• Had Indian food for dinner (my favorite - Navratan Korma and Naan bread).
  • Spent the rest of the evening lounging around, doing nothing in particular except loafing.
It was a wonderful birthday, even if I spent it in Charlotte (and not on an island or some place requiring a passport). Hopefully, this is the start of a good year, perhaps the best yet!

Monday, April 18, 2011

NC tornadoes: how you can help

If you've seen the news anytime since Saturday night, you know that North Carolina was hit hard by tornadoes Saturday afternoon.

Here is a link to some photos.

Fortunately, our family, home, and farm are all OK.  But other North Carolinians didn't fare so well. At least 22 people were killed across the state, including 3 people in the county next to where our farm is. Up to 2,500 homes were destroyed or damaged. It was a sad day for our state.

If you're able and interested in helping out financially, here's a link to some ways you can help.

Thanks for anything you can do - and thanks to everyone who sent messages of concern/support on Facebook and Twitter.

Scenes from the farm tour

A curious goat on a farm in Alamance County.
Look Dad - no hills!
This little piggy was happy about all the rain and mud.
Tunnel farming in Orange County.
Hothouse tomato plants.

This is a chicken tractor.
Chicken tractor, up close and personal.

Twangy jingle


Here's a local TV commercial whose jingle is currently stuck in my head. I'm not saying this is a good or a bad thing. It's just a thing. Anyway, here's a little Carolina for you. Enjoy! Hahahahaha teehee LOL!!!

Friday, April 15, 2011

This just hatched

We've got baby chicks! They arrived on the farm earlier this week, flown in from Iowa probably on the same day as they were born -- er, hatched. They're Rhode Island Reds, and I hope to have some photos up soon!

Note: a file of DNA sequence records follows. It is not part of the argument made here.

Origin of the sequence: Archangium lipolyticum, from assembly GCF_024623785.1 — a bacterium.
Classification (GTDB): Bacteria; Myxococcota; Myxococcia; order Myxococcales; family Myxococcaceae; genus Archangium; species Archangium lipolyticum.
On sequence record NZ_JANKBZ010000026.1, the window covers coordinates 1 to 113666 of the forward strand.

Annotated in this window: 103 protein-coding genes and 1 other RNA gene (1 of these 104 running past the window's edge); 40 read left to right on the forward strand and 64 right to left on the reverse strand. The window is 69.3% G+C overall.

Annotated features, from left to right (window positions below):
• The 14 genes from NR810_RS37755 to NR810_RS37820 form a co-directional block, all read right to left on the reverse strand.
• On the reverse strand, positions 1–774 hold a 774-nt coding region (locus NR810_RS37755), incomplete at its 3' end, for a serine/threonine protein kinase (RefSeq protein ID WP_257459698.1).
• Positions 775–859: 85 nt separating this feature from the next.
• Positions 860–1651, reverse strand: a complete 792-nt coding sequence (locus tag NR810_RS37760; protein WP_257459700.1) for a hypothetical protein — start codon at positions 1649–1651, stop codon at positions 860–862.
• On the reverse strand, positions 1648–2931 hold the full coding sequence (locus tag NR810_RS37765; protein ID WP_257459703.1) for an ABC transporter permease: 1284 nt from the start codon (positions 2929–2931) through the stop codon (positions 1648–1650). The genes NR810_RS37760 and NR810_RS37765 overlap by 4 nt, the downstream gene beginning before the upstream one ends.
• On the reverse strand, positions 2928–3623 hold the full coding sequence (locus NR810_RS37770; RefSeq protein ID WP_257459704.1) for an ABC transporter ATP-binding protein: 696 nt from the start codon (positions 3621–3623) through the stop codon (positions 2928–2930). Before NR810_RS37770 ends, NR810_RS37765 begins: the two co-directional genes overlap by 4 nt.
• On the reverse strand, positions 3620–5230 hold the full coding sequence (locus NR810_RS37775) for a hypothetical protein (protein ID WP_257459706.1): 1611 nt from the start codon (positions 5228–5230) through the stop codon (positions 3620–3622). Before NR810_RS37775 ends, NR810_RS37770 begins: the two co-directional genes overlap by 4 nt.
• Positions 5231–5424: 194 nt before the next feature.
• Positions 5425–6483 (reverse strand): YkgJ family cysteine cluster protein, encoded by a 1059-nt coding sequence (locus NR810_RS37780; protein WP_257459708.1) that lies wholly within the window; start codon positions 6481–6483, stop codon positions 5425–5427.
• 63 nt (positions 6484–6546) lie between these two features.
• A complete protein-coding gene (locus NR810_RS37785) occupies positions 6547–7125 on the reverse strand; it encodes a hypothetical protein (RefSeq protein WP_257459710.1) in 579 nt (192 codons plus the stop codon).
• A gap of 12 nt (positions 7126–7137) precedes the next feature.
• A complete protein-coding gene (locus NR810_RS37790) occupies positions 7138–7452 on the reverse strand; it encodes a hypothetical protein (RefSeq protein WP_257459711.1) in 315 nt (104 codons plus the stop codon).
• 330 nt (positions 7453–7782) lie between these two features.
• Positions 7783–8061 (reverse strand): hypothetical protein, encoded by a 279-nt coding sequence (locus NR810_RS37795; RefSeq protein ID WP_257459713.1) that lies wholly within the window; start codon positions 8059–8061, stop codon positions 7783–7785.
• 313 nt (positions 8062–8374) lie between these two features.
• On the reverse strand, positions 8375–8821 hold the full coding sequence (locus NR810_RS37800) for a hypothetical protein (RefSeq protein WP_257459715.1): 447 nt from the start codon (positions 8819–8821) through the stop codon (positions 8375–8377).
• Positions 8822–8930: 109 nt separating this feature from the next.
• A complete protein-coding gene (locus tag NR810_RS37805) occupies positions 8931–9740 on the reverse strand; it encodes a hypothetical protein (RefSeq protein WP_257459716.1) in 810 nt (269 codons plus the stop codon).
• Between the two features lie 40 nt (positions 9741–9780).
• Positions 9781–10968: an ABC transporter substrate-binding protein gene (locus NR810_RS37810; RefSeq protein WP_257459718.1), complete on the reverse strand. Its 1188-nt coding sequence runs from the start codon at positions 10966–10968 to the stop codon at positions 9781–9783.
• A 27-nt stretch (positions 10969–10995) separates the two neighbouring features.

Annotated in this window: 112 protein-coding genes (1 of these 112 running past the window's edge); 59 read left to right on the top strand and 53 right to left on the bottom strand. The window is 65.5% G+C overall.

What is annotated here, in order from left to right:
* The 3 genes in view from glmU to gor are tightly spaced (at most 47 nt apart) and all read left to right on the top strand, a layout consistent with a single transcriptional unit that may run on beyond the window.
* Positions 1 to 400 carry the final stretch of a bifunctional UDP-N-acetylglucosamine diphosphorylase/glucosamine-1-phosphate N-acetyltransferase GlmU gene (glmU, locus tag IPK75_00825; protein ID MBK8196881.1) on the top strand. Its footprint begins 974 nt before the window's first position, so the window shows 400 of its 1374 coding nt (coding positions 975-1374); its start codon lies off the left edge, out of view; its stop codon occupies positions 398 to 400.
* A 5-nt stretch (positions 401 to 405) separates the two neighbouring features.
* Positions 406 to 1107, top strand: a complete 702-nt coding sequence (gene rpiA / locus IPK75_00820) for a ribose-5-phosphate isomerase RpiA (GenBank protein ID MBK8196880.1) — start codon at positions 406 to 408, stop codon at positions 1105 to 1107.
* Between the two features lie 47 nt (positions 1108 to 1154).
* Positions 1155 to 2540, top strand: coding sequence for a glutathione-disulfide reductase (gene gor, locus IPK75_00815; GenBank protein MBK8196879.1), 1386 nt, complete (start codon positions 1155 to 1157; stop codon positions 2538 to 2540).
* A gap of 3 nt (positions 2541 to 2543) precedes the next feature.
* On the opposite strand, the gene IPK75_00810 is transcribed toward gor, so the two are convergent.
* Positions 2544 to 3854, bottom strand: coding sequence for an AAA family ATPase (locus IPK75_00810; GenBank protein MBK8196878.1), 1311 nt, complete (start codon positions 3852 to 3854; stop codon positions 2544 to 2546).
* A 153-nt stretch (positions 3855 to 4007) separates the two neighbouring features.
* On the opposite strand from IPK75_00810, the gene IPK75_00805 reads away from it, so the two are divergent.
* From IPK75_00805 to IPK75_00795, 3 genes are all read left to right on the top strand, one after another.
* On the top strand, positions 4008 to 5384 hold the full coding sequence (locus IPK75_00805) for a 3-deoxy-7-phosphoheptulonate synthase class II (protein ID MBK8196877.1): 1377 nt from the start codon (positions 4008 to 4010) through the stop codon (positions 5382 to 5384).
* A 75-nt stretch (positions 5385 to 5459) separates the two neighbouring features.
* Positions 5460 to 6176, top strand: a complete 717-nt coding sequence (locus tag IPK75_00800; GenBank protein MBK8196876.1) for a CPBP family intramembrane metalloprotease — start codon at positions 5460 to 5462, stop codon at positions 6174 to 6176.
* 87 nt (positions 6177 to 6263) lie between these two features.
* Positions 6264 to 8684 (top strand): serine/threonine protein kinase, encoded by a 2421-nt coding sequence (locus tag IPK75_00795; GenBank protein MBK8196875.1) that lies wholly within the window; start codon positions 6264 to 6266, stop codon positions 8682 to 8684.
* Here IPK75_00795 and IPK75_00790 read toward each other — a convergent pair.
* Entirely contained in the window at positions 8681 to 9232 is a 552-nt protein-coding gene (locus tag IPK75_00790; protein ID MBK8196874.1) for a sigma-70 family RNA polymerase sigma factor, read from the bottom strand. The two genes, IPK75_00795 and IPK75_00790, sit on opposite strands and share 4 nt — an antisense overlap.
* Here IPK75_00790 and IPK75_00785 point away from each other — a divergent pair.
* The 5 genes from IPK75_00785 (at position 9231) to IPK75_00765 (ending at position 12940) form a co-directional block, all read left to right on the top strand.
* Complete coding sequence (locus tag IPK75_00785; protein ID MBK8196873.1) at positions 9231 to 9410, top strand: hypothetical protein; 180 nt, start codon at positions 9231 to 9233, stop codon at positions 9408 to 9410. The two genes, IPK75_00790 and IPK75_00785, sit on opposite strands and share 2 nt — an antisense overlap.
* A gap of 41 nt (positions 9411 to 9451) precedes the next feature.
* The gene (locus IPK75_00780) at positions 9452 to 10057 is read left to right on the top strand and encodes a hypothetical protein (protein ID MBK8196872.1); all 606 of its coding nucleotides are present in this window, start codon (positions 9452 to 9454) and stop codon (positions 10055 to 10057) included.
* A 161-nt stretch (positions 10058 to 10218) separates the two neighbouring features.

Tuesday, April 5, 2011

Spring is busting out all over

The elm and oak trees at the farmhouse. The water oak in front of the house is easily 150 years old or more.

According to my nephew, this is a winged elm, and it's one of the largest in the Carolinas.
A very old Dogwood tree.
Dogwood, up close and personal.
Azaleas by the front porch.
Photos taken with my phone's camera (hence the quality) April 3-4, 2011 on the farm in Robeson County, North Carolina.

Future pears


We've got five pear trees, and they're budding like crazy. On this tree alone, I counted over 100 buds. While not all of them will become fruit, I'm thinking that we're gonna be canning a LOT of pears this year. Which is fine by me!

Bees in the trees


A swarm of honeybees invaded the farm last weekend. While this may sound like a scary Hitchcock movie, the fact is, honeybees are our friends. We need them, and not just for their honey. They help pollinate crops, which make food. And they help pollinate flowers. So not only do they help feed the world, they make it pretty, also.

Yet honeybees are disappearing. Whole colonies have been dying out, not just in North America but in Europe and Australia, too. A new documentary called Queen of the Sun takes a look at this crisis. I haven't seen it  . . . yet.

In the meantime, we should be afraid. Not of the bees, but of what things might be like without them.

Anyway, so for years now, we've been trying to do things to make our farm more hospitable to honeybees: everything we can think of from planting certain types of flowers they love to eliminating pesticides and certain chemicals. We've even thought about having our own hives. So when the swarm of bees seemed interested in our tree, we were excited.

Mom & Dad's dentist is a hobby apiculturist, so they gave him a call and asked him to come out and advise us. We all agreed that the swarm, or colony, or whatever you call it, wouldn't really be happy in this tree because it's too close to human and canine activity and we didn't any species to be agitated by the other. So Dr. C shook the tree limb and the bees fell into a special bee box. Dr. C told us that if they liked the bee box, they'd make it their home and we could move it to another place on the farm. He promised to come back in 8-10 hours to see if they were still in the box.

The bees stuck around for a while, and we thought they were acclimating to the box. But three hours later, for no apparent reason, they began gathering into a swarm outside of the box. As if part of one brain, they collected themselves into a large black blob. And then they flew away.

I (for one) was really disappointed. But I hope the bees found a more suitable home, and I hope that they'll survive . . . and thrive. 'Cause we need bees. Really, we do.